Government cuts are 'not really austerity', says former Tory Chancellor Norman Lamont

‘Austerity is just another word for living within one’s means’

Rachael Revesz@RachaelRevesz
Monday 03 July 2017 19:25
comments
Mr Lamont’s view appears increasingly at odds with members of Tory cabinet
Mr Lamont’s view appears increasingly at odds with members of Tory cabinet

A former Conservative MP and Chancellor of the Exchequer insisted that the Government cuts over the past eight years did not represent “austerity”.

Norman Lamont, a Baron who served as Chancellor of the Exchequer in the early 1990s and is a member of the House of Lords, told the Today programme that austerity was just another word for “living within one’s means”.

“Austerity is just another word for living within one’s means. It’s not really austerity.”

When pushed on his claim, he insisted that private sector pay has declined in real terms and public sector pay was, on average, higher.

“What I am objecting to […] is the idea we should abandon restraint on public expenditure. The control of public sector pay is extremely important.

“It’s roughly half of current expenditure and about 30 per cent of total expenditure. It comes to £200 billion plus a year.”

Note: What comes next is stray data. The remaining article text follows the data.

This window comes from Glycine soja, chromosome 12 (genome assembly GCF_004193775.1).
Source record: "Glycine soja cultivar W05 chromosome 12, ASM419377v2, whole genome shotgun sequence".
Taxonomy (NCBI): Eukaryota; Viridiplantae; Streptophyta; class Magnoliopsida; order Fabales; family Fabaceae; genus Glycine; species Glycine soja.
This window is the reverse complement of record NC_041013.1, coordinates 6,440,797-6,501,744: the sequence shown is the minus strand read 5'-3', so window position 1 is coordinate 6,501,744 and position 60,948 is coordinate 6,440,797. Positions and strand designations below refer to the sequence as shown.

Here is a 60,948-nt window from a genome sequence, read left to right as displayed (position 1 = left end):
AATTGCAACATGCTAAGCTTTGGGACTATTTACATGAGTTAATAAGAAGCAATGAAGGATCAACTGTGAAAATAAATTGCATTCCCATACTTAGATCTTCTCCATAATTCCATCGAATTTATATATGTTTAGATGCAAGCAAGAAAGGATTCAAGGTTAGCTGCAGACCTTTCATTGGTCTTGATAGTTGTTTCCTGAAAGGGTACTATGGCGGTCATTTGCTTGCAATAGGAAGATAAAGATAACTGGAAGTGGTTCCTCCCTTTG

UK public sector workers saw their total earnings rise by an estimated 0.9 per cent in 2016 - the lowest year-on-year increase so far this century.

It followed average rises of 1.9 per cent in 2013, 1 per cent in 2014 and 1.9 per cent in 2015, according to the Office for National Statistics.

The Tory Cabinet is reportedly split over whether the Government should raise taxes as hatred of the blanket 1 per cent public sector pay cap grows.

Michael Gove said taxpayers would not foot the bill, but Chancellor of the Exchequer Philip Hammond reportedly warned ministers that unpopular tax rises will be necessary.

Thousands of anti-austerity protesters show support for Jeremy Corbyn

Foreign Secretary Boris Johnson said he would also support ending the public sector pay gap if it was done in a “responsible way”.

The U-turn of Tory austerity comes after the party failed to win the majority of younger voters and an overall majority in Parliament at the June 8 election. Labour, which campaigned against austerity, surged by 34 seats.

Around 40 backbench MPs were intent on rebelling if Mr Hammond did not come up with the money to end the public sector pay cap.

Austerity, brought in under George Osborne in 2010, was designed to reduce the debt and deficit of the UK.

The deficit still stands at £50bn and the national debt has risen to £1,7 billion.

Jeremy Corbyn: Grenfell Tower has exposed the disastrous effect of austerity

Liberal Democrat Treasury spokesman Vince Cable, who is vying for the party leadership, said people who work in the public sector are due a pay rise.

“The situation has changed since the public-sector pay cap was first introduced, at a time when there was a real budget emergency and fear of large-scale public-sector unemployment,” he said.

”The issue we face now is very different. We are struggling to recruit and retain public-sector staff.”

He suggested the money could be found by raising corporation tax.

Join our new commenting forum

Join thought-provoking conversations, follow other Independent readers and see their replies

View comments